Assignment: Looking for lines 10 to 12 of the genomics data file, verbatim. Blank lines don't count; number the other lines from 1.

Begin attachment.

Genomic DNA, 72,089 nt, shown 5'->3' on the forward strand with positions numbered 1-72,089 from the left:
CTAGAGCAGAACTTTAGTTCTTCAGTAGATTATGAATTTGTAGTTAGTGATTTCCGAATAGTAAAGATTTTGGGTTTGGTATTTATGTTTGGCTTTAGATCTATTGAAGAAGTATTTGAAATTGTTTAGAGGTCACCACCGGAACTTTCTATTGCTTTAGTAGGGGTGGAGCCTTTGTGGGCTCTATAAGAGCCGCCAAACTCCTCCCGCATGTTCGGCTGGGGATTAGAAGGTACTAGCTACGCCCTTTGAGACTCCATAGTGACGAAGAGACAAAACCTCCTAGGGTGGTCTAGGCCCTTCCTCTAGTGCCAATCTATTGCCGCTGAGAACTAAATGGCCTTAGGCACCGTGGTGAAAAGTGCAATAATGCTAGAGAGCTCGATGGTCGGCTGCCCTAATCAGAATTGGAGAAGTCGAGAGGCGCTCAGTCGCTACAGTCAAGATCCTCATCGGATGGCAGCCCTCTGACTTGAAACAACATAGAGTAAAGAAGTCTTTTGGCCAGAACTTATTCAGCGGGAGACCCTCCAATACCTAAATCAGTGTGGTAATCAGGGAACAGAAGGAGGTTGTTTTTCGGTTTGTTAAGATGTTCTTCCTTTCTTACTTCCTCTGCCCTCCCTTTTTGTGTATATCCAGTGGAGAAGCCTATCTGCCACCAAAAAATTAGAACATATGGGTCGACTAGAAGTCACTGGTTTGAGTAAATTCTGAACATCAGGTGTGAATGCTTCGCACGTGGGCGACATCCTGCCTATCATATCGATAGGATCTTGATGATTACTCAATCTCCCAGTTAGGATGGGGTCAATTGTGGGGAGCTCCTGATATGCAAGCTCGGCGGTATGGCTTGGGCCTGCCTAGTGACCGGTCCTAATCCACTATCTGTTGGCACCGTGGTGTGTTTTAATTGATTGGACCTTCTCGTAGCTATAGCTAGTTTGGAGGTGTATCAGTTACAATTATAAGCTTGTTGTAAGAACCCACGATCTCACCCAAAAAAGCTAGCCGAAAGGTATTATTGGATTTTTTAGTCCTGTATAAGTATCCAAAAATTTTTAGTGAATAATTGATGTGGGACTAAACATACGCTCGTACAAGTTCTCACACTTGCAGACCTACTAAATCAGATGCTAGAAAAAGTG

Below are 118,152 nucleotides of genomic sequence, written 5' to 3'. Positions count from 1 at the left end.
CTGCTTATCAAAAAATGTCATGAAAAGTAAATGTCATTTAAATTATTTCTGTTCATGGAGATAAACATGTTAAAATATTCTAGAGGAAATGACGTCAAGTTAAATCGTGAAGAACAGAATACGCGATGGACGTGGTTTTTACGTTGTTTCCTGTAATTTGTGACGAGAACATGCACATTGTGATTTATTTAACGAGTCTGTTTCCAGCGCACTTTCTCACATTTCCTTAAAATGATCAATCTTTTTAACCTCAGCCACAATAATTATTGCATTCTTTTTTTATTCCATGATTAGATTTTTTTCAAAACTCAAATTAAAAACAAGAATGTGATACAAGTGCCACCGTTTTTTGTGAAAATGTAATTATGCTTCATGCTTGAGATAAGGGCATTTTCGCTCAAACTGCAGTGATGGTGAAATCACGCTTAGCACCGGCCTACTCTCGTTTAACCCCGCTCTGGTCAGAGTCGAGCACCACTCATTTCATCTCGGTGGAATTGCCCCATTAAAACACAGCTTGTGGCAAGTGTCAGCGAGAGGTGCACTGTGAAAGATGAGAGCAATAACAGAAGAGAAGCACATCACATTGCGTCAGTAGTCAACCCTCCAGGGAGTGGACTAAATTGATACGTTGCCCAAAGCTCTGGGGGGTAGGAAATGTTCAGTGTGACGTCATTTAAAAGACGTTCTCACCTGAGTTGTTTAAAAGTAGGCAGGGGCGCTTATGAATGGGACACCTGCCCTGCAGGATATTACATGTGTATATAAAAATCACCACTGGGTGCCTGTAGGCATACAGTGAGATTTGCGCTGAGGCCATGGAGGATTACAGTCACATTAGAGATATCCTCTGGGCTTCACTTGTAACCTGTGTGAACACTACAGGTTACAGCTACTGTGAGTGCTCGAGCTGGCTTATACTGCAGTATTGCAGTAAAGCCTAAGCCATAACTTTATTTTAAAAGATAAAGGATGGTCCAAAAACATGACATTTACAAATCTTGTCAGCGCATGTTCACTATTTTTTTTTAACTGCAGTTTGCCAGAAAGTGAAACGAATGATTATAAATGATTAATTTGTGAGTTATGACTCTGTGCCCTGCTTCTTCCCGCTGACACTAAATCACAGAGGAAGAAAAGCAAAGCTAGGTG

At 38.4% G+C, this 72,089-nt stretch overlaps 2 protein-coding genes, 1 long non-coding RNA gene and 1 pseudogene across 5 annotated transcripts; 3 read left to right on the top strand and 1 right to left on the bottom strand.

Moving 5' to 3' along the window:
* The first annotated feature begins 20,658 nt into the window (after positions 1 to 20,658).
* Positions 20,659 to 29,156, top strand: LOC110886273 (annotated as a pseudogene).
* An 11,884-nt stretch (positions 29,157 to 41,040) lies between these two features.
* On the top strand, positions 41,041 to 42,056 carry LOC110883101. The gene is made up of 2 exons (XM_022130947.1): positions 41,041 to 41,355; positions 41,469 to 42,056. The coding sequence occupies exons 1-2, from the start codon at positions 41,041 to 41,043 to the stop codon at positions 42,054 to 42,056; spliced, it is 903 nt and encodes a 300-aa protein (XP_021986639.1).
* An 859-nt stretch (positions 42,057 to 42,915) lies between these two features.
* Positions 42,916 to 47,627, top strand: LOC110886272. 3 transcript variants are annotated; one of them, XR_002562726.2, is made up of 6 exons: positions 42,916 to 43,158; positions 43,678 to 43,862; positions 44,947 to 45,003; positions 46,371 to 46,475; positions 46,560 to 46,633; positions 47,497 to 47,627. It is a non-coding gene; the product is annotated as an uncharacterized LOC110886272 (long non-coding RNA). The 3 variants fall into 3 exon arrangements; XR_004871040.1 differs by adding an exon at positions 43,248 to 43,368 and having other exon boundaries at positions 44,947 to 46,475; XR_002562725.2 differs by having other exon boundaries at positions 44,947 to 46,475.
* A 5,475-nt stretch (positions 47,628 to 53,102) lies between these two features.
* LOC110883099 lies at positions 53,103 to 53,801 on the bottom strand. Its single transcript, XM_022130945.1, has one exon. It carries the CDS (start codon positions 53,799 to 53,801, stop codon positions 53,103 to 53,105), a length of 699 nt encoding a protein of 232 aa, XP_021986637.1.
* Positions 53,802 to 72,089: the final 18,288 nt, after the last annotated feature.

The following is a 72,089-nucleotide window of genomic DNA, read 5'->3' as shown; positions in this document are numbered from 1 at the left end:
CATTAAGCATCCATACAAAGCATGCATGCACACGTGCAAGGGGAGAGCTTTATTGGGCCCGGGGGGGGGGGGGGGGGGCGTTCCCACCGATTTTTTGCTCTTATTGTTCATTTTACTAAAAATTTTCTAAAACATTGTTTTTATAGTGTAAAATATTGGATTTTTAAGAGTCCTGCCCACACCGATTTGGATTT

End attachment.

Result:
* On the top strand, positions 41,041 to 42,056 carry LOC110883101. The gene is made up of 2 exons (XM_022130947.1): positions 41,041 to 41,355; positions 41,469 to 42,056. The coding sequence occupies exons 1-2, from the start codon at positions 41,041 to 41,043 to the stop codon at positions 42,054 to 42,056; spliced, it is 903 nt and encodes a 300-aa protein (XP_021986639.1).
* An 859-nt stretch (positions 42,057 to 42,915) lies between these two features.
* Positions 42,916 to 47,627, top strand: LOC110886272. 3 transcript variants are annotated; one of them, XR_002562726.2, is made up of 6 exons: positions 42,916 to 43,158; positions 43,678 to 43,862; positions 44,947 to 45,003; positions 46,371 to 46,475; positions 46,560 to 46,633; positions 47,497 to 47,627. It is a non-coding gene; the product is annotated as an uncharacterized LOC110886272 (long non-coding RNA). The 3 variants fall into 3 exon arrangements; XR_004871040.1 differs by adding an exon at positions 43,248 to 43,368 and having other exon boundaries at positions 44,947 to 46,475; XR_002562725.2 differs by having other exon boundaries at positions 44,947 to 46,475.